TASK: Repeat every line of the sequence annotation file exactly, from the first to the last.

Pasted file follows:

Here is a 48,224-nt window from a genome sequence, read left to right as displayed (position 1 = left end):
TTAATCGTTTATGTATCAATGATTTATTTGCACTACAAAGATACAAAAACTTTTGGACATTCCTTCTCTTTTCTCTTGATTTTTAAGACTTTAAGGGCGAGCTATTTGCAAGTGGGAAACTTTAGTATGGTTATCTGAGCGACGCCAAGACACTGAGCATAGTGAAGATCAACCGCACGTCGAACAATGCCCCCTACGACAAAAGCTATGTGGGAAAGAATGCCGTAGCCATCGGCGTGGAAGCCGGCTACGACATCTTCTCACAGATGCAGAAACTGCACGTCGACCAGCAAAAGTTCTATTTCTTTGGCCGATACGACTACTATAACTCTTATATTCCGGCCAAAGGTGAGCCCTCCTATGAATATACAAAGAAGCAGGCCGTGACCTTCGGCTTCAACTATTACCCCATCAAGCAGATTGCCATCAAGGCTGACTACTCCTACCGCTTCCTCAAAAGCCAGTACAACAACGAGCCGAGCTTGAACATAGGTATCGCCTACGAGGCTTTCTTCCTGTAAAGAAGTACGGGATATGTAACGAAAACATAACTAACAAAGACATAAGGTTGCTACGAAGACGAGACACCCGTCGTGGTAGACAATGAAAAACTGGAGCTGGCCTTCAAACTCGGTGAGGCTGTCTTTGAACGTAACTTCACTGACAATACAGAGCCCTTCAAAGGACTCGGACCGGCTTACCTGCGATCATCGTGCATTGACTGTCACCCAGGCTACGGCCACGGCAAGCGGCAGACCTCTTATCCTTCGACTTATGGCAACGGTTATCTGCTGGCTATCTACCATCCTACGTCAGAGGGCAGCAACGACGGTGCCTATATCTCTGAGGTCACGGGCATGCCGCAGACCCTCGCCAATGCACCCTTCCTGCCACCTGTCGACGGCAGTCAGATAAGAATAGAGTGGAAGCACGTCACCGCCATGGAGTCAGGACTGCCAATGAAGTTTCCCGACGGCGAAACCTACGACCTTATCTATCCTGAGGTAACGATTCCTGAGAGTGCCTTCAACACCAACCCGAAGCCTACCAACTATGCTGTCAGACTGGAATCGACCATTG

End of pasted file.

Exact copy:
Here is a 48,224-nt window from a genome sequence, read left to right as displayed (position 1 = left end):
TTAATCGTTTATGTATCAATGATTTATTTGCACTACAAAGATACAAAAACTTTTGGACATTCCTTCTCTTTTCTCTTGATTTTTAAGACTTTAAGGGCGAGCTATTTGCAAGTGGGAAACTTTAGTATGGTTATCTGAGCGACGCCAAGACACTGAGCATAGTGAAGATCAACCGCACGTCGAACAATGCCCCCTACGACAAAAGCTATGTGGGAAAGAATGCCGTAGCCATCGGCGTGGAAGCCGGCTACGACATCTTCTCACAGATGCAGAAACTGCACGTCGACCAGCAAAAGTTCTATTTCTTTGGCCGATACGACTACTATAACTCTTATATTCCGGCCAAAGGTGAGCCCTCCTATGAATATACAAAGAAGCAGGCCGTGACCTTCGGCTTCAACTATTACCCCATCAAGCAGATTGCCATCAAGGCTGACTACTCCTACCGCTTCCTCAAAAGCCAGTACAACAACGAGCCGAGCTTGAACATAGGTATCGCCTACGAGGCTTTCTTCCTGTAAAGAAGTACGGGATATGTAACGAAAACATAACTAACAAAGACATAAGGTTGCTACGAAGACGAGACACCCGTCGTGGTAGACAATGAAAAACTGGAGCTGGCCTTCAAACTCGGTGAGGCTGTCTTTGAACGTAACTTCACTGACAATACAGAGCCCTTCAAAGGACTCGGACCGGCTTACCTGCGATCATCGTGCATTGACTGTCACCCAGGCTACGGCCACGGCAAGCGGCAGACCTCTTATCCTTCGACTTATGGCAACGGTTATCTGCTGGCTATCTACCATCCTACGTCAGAGGGCAGCAACGACGGTGCCTATATCTCTGAGGTCACGGGCATGCCGCAGACCCTCGCCAATGCACCCTTCCTGCCACCTGTCGACGGCAGTCAGATAAGAATAGAGTGGAAGCACGTCACCGCCATGGAGTCAGGACTGCCAATGAAGTTTCCCGACGGCGAAACCTACGACCTTATCTATCCTGAGGTAACGATTCCTGAGAGTGCCTTCAACACCAACCCGAAGCCTACCAACTATGCTGTCAGACTGGAATCGACCATTG